The US Food and Drug Administration (FDA) Commissioner Margaret Hamburg said that FDA is taking several initial steps to enforce the laws and regulations that govern the safety of drugs, medical devices and much of the US food supply. FDA must be vigilant, strategic, quick and visible, she told the audience in a speech to the Food and Drug Law Institute in Washington D.C.
The FDA has outlined six steps to make its enforcement more effective and timely, including setting timelines for industry to respond to inspection findings and streamlining warning letter reviews.
First step, the FDA will set post-inspection deadlines. When the FDA finds that a firm is significantly out of compliance, FDA expect a prompt response to our findings. Once the FDA provides inspection findings identifying a serious problem, the firm will generally have no more than fifteen working days in which to respond before the FDA moves ahead with a warning letter or enforcement action. This will help FDA issue warning letters on a timely basis and facilitate prompt corrective action.
Second, the FDA will take responsible steps to speed the issuance of warning letters.
Third, the FDA will seek to work more closely with our regulatory partners to develop effective risk control and enforcement strategies.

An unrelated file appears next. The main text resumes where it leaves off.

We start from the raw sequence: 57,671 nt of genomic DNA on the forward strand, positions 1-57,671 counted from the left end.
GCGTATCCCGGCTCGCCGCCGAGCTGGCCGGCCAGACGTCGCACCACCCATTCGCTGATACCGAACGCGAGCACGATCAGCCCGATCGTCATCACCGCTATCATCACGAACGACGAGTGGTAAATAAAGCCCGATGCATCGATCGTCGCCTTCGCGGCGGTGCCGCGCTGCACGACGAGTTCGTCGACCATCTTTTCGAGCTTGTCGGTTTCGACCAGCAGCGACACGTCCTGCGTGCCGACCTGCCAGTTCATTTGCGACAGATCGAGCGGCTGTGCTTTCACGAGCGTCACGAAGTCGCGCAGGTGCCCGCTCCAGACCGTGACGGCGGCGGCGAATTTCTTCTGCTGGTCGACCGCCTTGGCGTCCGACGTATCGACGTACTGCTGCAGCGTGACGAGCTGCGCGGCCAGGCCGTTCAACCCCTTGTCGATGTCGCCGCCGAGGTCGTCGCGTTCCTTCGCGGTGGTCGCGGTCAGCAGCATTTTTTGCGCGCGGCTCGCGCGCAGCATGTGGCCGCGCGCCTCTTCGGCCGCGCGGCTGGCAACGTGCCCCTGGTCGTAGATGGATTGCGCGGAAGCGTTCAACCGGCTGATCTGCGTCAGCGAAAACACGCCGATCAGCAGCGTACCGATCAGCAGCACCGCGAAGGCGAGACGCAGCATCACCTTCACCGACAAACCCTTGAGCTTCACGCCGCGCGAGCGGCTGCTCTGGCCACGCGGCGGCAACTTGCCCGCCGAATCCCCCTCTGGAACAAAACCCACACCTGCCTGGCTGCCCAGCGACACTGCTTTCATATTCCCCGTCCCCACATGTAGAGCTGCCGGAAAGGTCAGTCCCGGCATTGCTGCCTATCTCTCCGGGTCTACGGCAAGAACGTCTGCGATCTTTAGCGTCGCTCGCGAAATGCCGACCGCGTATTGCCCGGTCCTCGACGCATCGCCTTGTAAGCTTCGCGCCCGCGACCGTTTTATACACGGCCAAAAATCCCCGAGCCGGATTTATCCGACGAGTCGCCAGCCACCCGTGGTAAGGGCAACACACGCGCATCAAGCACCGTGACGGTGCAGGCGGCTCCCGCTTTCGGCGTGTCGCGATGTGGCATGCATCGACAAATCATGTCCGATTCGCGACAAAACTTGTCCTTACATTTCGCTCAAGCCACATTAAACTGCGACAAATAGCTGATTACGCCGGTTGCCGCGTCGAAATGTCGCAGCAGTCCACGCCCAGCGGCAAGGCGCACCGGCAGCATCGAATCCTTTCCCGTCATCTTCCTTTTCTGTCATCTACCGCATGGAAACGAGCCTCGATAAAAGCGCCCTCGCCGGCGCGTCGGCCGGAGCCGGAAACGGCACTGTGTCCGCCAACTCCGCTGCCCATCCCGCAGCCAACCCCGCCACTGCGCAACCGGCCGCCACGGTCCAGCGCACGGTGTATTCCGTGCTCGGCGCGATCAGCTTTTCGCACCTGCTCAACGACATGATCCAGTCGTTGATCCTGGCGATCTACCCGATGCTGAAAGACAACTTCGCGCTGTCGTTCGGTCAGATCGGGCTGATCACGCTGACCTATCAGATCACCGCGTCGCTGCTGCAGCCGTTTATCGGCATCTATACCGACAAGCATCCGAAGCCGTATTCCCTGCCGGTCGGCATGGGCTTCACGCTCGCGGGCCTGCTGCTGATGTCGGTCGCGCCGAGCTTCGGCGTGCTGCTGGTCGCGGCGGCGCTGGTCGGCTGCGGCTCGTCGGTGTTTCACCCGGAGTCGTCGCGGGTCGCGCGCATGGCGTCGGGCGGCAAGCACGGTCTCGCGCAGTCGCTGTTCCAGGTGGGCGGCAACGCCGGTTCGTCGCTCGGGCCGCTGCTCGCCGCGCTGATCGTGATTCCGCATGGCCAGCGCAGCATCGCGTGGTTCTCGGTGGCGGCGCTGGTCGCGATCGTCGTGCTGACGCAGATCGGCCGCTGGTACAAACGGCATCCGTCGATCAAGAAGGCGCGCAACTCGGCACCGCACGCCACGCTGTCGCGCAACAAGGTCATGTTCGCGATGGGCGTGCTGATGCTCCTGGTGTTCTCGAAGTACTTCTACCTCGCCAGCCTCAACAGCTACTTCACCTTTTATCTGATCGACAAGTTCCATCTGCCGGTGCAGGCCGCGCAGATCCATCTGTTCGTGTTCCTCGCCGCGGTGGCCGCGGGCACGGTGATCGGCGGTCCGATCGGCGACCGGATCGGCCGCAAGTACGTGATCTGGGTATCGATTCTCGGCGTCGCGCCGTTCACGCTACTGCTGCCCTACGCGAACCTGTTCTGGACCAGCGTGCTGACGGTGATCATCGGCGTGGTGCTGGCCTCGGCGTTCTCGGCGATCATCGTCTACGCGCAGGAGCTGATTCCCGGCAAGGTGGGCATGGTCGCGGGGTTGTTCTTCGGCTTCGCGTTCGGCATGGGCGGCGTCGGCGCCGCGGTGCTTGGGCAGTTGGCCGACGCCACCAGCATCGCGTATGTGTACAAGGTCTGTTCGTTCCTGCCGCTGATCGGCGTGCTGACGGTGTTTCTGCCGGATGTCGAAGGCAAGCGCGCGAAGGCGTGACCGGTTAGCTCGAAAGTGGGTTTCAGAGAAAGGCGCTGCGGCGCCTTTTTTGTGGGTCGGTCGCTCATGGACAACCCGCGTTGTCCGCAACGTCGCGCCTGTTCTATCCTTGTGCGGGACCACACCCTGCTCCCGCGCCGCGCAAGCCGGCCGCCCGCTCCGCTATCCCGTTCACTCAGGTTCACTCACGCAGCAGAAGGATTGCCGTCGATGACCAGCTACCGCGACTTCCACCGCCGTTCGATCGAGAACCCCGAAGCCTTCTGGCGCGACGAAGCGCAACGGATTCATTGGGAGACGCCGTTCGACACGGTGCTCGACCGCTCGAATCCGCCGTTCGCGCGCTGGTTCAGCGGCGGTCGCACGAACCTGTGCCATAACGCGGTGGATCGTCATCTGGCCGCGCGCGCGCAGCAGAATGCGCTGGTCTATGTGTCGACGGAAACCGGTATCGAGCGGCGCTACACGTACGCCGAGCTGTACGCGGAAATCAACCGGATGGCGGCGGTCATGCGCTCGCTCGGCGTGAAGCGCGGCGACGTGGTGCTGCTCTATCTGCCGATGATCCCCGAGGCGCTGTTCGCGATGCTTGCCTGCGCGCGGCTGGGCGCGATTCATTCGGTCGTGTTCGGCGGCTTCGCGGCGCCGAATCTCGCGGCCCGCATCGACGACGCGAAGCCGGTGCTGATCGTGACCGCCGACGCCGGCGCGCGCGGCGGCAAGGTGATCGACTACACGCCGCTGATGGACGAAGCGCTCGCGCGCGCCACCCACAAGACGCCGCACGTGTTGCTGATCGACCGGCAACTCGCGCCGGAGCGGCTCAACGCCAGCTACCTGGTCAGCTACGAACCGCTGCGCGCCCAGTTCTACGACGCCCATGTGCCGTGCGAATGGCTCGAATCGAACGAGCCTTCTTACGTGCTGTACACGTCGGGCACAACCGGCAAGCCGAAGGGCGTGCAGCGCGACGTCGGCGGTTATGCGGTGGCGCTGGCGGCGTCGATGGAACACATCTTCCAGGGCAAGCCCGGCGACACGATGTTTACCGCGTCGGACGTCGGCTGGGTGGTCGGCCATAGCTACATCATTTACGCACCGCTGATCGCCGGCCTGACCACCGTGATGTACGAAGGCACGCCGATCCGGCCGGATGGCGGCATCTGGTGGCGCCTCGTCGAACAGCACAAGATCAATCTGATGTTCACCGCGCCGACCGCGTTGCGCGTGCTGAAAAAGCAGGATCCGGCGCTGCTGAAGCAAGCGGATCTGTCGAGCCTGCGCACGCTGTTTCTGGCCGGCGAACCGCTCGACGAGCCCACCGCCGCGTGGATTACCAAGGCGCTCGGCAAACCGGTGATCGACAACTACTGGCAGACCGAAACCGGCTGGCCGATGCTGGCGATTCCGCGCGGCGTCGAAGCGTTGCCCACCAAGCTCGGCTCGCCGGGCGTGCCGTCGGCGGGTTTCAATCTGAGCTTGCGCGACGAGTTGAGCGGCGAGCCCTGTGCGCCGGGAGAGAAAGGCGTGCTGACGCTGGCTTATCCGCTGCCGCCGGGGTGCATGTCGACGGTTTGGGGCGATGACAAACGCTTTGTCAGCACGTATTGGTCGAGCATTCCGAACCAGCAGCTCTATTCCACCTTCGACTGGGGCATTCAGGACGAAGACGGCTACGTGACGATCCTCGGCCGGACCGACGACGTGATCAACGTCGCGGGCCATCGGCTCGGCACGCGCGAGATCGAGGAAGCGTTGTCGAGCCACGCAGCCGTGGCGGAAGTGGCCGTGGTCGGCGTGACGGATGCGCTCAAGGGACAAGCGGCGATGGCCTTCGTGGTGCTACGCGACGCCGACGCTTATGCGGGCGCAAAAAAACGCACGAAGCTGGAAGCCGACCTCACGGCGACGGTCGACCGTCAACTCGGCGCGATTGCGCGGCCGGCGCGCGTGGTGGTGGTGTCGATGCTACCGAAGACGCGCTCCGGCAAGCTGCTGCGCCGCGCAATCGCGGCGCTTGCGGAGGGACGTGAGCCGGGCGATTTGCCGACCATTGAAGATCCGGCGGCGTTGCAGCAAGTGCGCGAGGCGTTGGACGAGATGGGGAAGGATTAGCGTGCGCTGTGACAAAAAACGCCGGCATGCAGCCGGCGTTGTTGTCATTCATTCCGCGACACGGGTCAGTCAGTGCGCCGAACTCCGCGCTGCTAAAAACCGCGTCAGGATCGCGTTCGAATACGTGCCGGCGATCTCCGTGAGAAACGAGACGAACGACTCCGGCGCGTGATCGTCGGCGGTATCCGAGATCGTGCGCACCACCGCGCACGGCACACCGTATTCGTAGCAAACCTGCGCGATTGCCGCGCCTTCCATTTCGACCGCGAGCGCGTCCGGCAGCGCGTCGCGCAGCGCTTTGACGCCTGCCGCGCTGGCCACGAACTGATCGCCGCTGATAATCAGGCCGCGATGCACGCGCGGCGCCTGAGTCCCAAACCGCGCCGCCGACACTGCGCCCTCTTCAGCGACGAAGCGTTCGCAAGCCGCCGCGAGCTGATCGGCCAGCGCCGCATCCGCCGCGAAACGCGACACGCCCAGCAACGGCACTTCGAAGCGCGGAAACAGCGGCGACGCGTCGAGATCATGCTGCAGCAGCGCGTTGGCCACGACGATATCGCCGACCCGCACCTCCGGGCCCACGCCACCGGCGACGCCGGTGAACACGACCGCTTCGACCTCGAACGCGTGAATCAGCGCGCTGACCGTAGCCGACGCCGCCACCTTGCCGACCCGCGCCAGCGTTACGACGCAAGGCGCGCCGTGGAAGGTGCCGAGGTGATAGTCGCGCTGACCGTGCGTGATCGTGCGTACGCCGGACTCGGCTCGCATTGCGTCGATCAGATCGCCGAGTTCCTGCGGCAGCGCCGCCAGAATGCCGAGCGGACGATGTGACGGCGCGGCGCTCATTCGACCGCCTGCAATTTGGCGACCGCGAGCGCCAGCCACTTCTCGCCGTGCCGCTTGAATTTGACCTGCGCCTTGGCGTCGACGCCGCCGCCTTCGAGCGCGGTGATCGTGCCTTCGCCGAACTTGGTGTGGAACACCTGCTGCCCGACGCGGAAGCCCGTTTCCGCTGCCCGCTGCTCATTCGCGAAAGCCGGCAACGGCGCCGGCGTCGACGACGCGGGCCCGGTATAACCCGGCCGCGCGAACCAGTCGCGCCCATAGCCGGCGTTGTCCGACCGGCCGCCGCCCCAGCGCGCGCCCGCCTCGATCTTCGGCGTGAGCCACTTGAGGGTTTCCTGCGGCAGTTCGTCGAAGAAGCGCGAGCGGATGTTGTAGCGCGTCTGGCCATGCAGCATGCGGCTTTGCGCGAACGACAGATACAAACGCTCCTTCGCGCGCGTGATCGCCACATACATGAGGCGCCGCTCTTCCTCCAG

Fourth, the FDA will prioritize enforcement follow-up. After a warning letter is issued or a major product recall occurs, FDA will make it a priority to follow up promptly with appropriate action, such as an inspection or investigation to assess whether or not a company has made required changes in its practices.
Fifth, the FDA will be prepared to act swiftly and aggressively to protect the public. The FDA will no longer issue multiple warning letters to noncompliant firms before taking enforcement action. If FDA find that we must move quickly to address significant health concerns or egregious violations, FDA will consider immediate action – even before we have issued a formal warning letter.
These five procedural changes will help to ensure that violations are taken seriously, that warning letters and enforcement actions occur in a timely manner, and that steps are taken to protect consumers in cases where immediate enforcement action is not possible.
A sixth new practice is a little different from the others. It relates to our response to firms after they have made necessary corrections.
At Margaret Hamburg direction, the FDA is developing a formal warning letter “close-out” process. If the FDA can determine, usually based on a re-inspection, that a firm has fully corrected the violations raised in a warning letter, FDA will provide to the firm a “close-out” letter, indicating that the issues in the warning letter have been successfully addressed. To keep the public informed, we will indicate on our website when a firm has received a “close-out” letter.
Not every type of warning letter will be eligible for a “close-out” letter. But for ongoing violations, it could play an important motivating role in spurring corrective action.
These six changes are significant steps in the right direction. The FDA is fortunate to have received significant funding increases for the current and next fiscal year that will be devoted to additional inspection and compliance activities that will support the elements of an effective enforcement strategy.